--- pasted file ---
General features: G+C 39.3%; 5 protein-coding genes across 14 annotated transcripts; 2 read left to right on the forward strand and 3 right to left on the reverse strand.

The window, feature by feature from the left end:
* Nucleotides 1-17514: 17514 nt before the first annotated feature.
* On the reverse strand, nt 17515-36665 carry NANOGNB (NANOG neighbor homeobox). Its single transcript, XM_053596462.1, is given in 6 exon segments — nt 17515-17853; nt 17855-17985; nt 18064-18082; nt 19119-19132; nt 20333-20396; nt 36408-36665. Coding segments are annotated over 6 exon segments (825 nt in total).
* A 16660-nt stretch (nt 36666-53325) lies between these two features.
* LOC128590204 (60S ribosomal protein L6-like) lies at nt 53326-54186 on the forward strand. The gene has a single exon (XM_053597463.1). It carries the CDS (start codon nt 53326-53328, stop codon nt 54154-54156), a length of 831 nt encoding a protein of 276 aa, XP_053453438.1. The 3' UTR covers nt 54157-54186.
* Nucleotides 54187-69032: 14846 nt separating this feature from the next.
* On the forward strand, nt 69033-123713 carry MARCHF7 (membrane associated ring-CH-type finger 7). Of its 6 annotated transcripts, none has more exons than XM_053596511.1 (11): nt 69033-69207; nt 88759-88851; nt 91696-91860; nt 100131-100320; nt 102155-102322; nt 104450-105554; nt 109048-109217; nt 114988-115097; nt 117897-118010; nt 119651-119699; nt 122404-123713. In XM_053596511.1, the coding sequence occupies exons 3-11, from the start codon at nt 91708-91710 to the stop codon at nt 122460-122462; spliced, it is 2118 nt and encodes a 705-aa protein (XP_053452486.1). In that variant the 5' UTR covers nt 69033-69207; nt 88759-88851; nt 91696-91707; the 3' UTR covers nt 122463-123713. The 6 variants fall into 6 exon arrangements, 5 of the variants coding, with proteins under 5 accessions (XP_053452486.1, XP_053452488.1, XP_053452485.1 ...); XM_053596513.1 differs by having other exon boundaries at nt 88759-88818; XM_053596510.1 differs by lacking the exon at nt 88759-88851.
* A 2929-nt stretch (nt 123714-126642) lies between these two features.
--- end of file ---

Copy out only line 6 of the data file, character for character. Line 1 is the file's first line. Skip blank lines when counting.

* LOC128590204 (60S ribosomal protein L6-like) lies at nt 53326-54186 on the forward strand. The gene has a single exon (XM_053597463.1). It carries the CDS (start codon nt 53326-53328, stop codon nt 54154-54156), a length of 831 nt encoding a protein of 276 aa, XP_053453438.1. The 3' UTR covers nt 54157-54186.